Pediatric Narcolepsy Is Under-Diagnosed


Many physicians are unfamiliar with narcolepsy and cataplexy, and thus they remain under-diagnosed. For children, the problem is compounded by the fact that pediatric presentation of narcolepsy can differ from adult presentation. Even pediatric neurologists can misdiagnose narcolepsy as epilepsy or another neuromuscular disorder. Narcolepsy typically begins in childhood (between the ages of 10 and 20 years), and can have a complex effect on neurobehavioral and cognitive functioning in children; therefore, it is important that narcolepsy be diagnosed and managed as early as possible. This is especially the case for children with neurological or neurodevelopmental diseases who are more likely to have narcolepsy.

Narcolepsy is a chronic disorder characterized by excessive daytime sleepiness (persisting ≥ 3 months), quick entry into rapid eye movement (REM) sleep and, in some patients, sudden loss of muscle tone (cataplexy). There are two diagnostic criteria for narcolepsy. In 2014, the American Academy of Sleep Medicine (AASM) released the International Classification of Sleep Disorders – Third Edition (ICSD-3). The AASM notes that, alternatively, in young children, narcolepsy may sometimes present as excessively long night sleep or as resumption of previously discontinued daytime napping. In 2013, the American Psychiatric Association (APA) published the Diagnostic and Statistical Manual of Mental Disorders – Fifth Edition (DSM-5), which contains diagnostic criteria for sleep-wake disorders, including narcolepsy, and is designed for use by mental health and medical clinicians who are not experts in sleep medicine. While the ICSD-3 criteria require results from a sleep study, the DSM-5 criteria do not. They also note that, in children, cataplexy can present as spontaneous grimaces or jaw-opening episodes with tongue thrusting or global hypotonia, without any obvious emotional triggers.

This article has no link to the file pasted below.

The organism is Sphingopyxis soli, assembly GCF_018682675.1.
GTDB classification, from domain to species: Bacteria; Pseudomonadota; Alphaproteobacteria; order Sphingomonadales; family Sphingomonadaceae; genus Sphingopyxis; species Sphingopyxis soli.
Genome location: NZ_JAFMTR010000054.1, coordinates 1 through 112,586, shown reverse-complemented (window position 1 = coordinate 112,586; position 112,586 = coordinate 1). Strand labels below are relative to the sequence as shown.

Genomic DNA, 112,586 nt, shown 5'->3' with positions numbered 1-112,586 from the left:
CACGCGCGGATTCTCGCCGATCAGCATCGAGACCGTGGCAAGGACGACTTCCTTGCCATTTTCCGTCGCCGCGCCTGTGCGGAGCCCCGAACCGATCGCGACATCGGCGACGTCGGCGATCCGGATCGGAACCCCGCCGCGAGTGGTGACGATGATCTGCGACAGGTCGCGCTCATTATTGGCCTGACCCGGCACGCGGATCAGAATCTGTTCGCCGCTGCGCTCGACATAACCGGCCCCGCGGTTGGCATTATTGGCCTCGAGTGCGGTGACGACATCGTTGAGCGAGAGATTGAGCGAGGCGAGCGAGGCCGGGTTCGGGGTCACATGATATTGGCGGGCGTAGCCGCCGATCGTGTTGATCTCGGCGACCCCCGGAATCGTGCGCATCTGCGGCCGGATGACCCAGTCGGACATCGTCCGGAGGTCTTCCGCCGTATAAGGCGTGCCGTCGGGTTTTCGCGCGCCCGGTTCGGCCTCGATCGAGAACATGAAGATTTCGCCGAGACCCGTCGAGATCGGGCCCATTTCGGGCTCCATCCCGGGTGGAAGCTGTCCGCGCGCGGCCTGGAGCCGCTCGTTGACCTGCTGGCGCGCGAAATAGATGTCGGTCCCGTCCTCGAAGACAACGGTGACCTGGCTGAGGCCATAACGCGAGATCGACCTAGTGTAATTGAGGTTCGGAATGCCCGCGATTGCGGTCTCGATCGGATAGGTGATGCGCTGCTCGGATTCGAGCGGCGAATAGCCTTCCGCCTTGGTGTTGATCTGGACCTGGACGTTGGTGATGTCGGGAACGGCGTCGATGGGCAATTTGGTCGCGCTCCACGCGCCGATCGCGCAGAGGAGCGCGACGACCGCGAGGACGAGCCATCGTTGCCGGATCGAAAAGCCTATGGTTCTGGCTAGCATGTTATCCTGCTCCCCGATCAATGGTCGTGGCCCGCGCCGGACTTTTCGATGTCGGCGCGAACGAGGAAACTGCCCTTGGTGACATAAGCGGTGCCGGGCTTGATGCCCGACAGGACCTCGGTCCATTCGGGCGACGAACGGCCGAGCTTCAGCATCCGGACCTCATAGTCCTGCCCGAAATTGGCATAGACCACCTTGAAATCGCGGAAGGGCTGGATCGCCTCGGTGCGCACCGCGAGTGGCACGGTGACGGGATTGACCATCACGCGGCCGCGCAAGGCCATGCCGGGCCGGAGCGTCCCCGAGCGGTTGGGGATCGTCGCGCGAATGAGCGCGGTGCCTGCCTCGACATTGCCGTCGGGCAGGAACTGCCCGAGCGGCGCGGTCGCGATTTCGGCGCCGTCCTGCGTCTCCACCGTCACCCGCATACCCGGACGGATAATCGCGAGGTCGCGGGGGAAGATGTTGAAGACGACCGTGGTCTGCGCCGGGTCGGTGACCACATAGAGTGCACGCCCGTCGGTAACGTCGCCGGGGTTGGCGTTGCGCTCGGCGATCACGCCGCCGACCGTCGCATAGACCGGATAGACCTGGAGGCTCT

Childhood narcolepsy is associated with several other characteristics. Children can have profound facial hypotonia and some patients experience motor tics. Obesity is also common in children with narcolepsy. More than half of children who first present with signs of narcolepsy are obese. In addition, approximately one third of children with narcolepsy also have symptoms of attention deficit hyperactivity disorder (ADHD).

Interestingly, researchers have found that migraines in children (the symptoms of which may differ from adult migraines) are also an independent risk factor for narcolepsy development in children. One study on the subject was prompted by the investigators’ clinical observation that approximately half of children diagnosed with narcolepsy reported migraines. Narcolepsy appears to be the result of dysfunctional hypothalamic activity and the association between narcolepsy and migraines may be another clue to the underlying pathophysiology of narcolepsy.

Typically, when diagnosing narcolepsy, physicians take down a detailed clinical history and have the patient fill out several questionnaires which might include the pediatric modified Epworth Sleepiness Scale, the Pediatric Daytime Sleepiness Scale, and the Cleveland Adolescent Sleepiness Scale. Patients likely will also need to have an overnight polysomnography as well as the daytime multiple sleep latency test (MSLT). Researchers in Sweden have recently developed a health-related quality-of-life instrument for young people with narcolepsy (NARQoL-21) which may also be helpful in evaluating the effects of narcolepsy on the child. It encompasses an assessment of the young person’s concern for the long-term future. Using this tool, investigators have found that even patients with a relatively low burden of narcolepsy can experience a decrease in their health-related quality of life because of the negative effects of narcolepsy on the occupational, career, and social aspects of life. As more treatment options become available for narcolepsy, it should be possible to relieve these concerns and allow these children to have the careers and social life that they desire.

References

  1. Chaplin, JE, Szakacs, A, Hallbook, T, et al. The Development of a Health-related Quality-of-life Instrument for Young People with Narcolepsy: NARQoL-21. Health Qual Life Outcomes. 2017. 15:135.

  2. Maski, K and Owens, JA. Insomnias, Parasomnias, and Narcolepsy in Children: Clinical Features, Diagnosis, and Management. Lancet Neurol. 2016. 15:1170.

  3. Pillen, S, Pizza, F, Dhondt, K, et al. Cataplexy and Its Mimics: Clinical Recognition and Management. Curr Treat Options Neurol. 2017. 19:23.

  4. Yan, C-P, Hsieh, M-L, Chiang, J-H, et al. Migraine and Risk of Narcolepsy in Children: A Nationwide Longitudinal Study. PLOS One. 2017. 12:e0189231.


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